Tags: Karama, adoption


adoptbullies's picture

Love the new term! "KARAMA expects all pets to be ***speutered *** within 3 months at your expense."

So have you adopted Lucky, or just fostering?

eveliens's picture

LOL, you could always go by google's translation: naturalized

I have carefully considering adoption and discussed it with all parties that would be involved (sans the landlady) and sadly will not be adopting her myself. My goals were/are: get her out of KARAMA alive; get her healthy; have her go to a great forever home. Sadly, between the surgery for Tokki's knees (which needs to be done much sooner than expected - as in ASAP, yikes) and my family back home who I will be staying with after Korea, #3 is not me at this time. I will foster her until she is heartworm clear and then either find her a more permanent foster or a forever home for her.

I do see the glaringly obvious discrepancy between what I posted and what I'm doing; however, I personally never plan to take another dog out of KARAMA.

adoptbullies's picture

Would you be able to coordinate with the English volunteer at Karma to start a small fostering program? Maybe if someone started working with them directly, having one waygook rep to go thru, hypothetically you ^^ then you could build a more smooth relationship between KARMA and English speakers.

Maybe right now they feel like foreigners always "rehome" (because they might not have the same concept of fostering as we do--or they were just not fully informed about intentions) as a result, they are not very foreigner friendly. I know there is more of a history there than that, but just wondering if they had someone that worked with them on all details then maybe they could rebuild trust in the expat population when it came to adopting, and then extend it to fostering.

Just thinking that is how I started out at KAPS. They didnt have a fostering program and was actually quite leery of foreigners helping, adopting and fostering. But once they saw I was there to help and to work with and keep them informed about all things they slowly grew more trusting. Now they are accused of being too expat focus ^^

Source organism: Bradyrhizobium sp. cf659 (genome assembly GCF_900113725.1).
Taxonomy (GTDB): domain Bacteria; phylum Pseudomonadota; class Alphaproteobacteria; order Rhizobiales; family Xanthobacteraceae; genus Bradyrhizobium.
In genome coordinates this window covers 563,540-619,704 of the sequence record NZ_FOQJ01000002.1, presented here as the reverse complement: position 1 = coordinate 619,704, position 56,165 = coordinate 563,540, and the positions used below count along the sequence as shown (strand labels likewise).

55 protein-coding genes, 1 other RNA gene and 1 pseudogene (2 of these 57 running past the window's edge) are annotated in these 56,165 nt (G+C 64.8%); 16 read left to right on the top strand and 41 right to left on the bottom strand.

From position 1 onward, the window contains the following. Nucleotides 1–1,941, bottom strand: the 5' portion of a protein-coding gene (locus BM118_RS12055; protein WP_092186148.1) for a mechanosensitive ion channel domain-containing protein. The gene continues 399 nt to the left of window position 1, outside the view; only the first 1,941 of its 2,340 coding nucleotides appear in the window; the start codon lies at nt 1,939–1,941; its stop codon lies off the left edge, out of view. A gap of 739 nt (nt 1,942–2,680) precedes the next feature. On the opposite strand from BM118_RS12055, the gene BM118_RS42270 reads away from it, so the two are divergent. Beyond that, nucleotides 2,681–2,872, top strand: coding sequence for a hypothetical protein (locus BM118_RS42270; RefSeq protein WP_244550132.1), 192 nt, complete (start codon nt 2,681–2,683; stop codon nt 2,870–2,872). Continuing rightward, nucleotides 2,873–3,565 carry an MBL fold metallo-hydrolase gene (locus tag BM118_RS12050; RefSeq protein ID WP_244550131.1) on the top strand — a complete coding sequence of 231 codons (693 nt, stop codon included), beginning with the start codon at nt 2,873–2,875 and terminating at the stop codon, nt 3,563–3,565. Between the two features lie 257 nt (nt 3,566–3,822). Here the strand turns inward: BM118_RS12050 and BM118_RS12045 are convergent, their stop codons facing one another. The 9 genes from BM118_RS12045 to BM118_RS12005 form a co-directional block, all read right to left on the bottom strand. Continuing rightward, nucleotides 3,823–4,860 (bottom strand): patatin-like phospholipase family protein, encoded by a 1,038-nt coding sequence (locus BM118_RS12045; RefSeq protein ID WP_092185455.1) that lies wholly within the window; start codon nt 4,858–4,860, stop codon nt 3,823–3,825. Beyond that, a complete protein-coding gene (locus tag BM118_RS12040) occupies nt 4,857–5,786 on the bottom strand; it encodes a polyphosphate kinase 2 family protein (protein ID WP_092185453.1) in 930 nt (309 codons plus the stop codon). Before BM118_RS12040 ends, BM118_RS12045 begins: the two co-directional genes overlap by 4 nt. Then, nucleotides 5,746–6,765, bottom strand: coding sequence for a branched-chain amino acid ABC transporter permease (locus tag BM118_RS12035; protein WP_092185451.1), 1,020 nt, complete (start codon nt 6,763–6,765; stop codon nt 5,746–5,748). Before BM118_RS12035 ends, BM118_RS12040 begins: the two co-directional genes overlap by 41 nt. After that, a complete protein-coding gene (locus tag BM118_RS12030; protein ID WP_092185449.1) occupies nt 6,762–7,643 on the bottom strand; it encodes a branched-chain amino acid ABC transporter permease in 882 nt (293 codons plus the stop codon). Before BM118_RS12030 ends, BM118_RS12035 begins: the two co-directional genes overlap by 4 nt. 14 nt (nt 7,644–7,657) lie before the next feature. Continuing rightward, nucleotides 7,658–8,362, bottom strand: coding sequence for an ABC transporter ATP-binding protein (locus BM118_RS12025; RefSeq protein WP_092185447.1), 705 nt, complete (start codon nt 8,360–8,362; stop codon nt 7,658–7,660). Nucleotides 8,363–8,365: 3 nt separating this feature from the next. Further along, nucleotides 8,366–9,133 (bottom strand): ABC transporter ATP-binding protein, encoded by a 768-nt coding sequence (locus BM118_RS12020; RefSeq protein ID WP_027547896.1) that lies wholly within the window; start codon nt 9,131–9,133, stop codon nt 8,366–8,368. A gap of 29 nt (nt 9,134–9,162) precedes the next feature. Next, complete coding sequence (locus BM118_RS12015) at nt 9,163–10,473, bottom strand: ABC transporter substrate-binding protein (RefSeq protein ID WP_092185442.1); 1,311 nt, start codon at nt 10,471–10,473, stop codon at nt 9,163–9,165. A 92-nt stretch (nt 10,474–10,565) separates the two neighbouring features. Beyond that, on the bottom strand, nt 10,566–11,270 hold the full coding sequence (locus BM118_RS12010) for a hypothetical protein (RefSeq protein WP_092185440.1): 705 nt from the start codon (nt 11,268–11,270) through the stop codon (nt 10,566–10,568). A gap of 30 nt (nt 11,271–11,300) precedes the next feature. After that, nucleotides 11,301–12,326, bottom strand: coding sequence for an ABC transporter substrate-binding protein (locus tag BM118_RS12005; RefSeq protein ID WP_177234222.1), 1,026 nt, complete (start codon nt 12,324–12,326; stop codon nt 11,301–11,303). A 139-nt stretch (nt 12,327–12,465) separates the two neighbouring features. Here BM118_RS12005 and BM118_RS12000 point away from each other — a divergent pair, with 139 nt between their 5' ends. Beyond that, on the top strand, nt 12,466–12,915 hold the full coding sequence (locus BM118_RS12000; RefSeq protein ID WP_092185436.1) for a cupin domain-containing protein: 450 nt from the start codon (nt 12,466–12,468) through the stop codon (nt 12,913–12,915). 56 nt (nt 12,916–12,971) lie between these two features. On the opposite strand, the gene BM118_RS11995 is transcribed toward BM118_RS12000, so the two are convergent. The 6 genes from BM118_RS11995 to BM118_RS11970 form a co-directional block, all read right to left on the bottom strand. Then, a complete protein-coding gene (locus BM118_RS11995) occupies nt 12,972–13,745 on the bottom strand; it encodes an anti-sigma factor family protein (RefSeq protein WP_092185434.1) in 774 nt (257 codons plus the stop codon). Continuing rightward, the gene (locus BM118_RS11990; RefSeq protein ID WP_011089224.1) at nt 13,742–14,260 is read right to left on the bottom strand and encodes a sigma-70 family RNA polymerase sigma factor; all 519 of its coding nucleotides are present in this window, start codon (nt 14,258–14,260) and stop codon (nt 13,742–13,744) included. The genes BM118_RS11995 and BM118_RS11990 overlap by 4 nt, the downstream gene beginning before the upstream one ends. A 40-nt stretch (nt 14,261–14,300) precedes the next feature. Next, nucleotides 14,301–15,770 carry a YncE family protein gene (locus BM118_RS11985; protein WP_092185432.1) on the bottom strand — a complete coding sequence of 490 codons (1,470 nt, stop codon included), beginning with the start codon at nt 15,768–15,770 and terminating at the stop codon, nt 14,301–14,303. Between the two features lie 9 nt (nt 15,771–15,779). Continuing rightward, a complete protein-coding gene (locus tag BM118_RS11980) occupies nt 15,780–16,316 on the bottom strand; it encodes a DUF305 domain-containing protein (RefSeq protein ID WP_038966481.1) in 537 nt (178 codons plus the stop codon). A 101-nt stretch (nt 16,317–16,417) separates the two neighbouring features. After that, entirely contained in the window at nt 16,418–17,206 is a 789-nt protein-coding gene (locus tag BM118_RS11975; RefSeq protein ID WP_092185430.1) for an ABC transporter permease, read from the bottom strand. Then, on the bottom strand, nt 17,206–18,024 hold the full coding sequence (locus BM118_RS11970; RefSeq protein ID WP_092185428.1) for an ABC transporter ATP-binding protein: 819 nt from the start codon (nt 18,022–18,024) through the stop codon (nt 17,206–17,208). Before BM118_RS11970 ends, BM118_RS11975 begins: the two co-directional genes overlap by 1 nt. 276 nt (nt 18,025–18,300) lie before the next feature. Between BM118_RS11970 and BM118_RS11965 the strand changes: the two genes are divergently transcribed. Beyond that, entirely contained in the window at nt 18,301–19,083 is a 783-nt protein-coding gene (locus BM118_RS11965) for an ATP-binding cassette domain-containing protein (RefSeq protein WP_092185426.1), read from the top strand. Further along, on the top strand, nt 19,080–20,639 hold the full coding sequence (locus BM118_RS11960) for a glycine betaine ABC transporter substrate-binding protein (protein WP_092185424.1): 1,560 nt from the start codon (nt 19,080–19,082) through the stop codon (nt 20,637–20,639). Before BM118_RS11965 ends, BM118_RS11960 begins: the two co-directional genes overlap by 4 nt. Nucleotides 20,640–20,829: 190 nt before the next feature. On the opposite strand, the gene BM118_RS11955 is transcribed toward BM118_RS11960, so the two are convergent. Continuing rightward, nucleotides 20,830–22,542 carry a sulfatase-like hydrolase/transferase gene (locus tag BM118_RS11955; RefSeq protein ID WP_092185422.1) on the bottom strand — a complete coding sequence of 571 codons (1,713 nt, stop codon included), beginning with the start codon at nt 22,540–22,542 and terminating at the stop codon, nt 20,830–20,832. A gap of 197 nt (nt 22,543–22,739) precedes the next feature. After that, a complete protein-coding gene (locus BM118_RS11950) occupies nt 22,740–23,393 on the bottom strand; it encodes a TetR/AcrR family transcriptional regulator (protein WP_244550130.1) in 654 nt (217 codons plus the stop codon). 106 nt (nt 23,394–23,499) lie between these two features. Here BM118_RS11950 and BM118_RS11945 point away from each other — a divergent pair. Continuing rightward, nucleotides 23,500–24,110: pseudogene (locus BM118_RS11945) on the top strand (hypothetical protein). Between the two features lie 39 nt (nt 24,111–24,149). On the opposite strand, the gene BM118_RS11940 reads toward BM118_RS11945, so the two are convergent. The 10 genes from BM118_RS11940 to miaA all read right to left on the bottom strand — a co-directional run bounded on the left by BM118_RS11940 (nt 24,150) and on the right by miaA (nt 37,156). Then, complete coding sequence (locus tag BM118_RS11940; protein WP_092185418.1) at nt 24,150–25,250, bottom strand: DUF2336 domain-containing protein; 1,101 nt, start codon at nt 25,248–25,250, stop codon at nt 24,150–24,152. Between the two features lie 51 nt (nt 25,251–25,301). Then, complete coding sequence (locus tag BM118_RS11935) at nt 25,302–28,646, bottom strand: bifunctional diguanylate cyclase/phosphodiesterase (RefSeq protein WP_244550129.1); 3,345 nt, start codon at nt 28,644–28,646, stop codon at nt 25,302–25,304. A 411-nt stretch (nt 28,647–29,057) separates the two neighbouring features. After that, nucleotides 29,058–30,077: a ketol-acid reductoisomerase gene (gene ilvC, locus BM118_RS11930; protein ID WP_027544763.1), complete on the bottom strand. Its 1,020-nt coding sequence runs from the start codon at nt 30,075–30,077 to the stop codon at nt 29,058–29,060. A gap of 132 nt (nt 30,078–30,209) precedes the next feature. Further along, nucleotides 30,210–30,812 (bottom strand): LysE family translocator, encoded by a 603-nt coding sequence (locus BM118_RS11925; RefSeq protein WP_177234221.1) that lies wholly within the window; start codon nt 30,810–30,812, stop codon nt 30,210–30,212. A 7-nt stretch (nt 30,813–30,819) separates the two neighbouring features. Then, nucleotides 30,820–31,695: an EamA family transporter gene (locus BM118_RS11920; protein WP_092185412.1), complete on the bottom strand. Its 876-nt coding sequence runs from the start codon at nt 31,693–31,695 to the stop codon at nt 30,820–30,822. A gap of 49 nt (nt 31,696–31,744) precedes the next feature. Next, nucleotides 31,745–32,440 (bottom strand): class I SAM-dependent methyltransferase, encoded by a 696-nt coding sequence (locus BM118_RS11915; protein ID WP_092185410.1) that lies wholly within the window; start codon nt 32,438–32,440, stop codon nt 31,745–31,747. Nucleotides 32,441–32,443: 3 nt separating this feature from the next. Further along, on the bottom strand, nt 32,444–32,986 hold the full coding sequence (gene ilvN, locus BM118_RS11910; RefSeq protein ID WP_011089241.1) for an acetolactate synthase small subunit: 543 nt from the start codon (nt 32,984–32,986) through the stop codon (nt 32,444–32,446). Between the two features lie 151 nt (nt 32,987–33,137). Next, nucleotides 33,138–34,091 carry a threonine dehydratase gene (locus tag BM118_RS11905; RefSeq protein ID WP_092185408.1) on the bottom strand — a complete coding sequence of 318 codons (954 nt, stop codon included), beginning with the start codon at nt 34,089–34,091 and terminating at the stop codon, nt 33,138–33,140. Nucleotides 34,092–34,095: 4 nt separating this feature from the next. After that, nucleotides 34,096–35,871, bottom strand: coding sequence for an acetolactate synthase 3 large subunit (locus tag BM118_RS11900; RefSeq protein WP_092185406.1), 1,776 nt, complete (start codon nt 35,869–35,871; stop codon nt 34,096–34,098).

At any rate, glad you posted, its good for others to be able to reference how to work with KARMA.


clare_bell's picture

Excellent resource, thank you so much!

eveliens's picture

I know at one point that several reputable ARK members were on good terms with the staff at KARAMA. I believe at one point they may have also allowed fostering. Also, KARAMA does, as far as I know, still allow volunteering.

However, recently they have withdrawn and made it difficult to communicate. I know of several people trying to pull dogs at the same time as I pulled Lucky and we were sharing advice because the communication was so slow. In one year's time, reserving Tokki and reserving Lucky were completely different. I wasn't sure if Lucky was going to get out of there in time (I previously tried to pull a dog that was actually put down while I was trying to reserve him).

Honestly, if an ex-pat was going to try to build a relationship, they would have to be bi-lingual. They would also have to live somewhere near KARAMA because it is a 3 hour round trip from central Seoul. The sole English speaker is very, very busy.

Not nay-saying because I think it's a really good idea! KARAMA is the biggest shelter for Seoul and they accept a lot of dogs. Statistically, a lot of the dogs (and cats and small fuzzies and chickens and and and...) don't make it out alive.

I am just not sure of the politics, history or logistics in even attempting a program myself. Although if someone else was interested I'm sure they could find a lot of support.

turtlegal's picture

I pulled a dog from KARAMA recently too, and yes it was a process. At one point I thought he had been put down, but they had kept him for me. As others said you need to be persistent because the lady who speaks English is very busy and it is a bit of a hike to get there, but it can be done!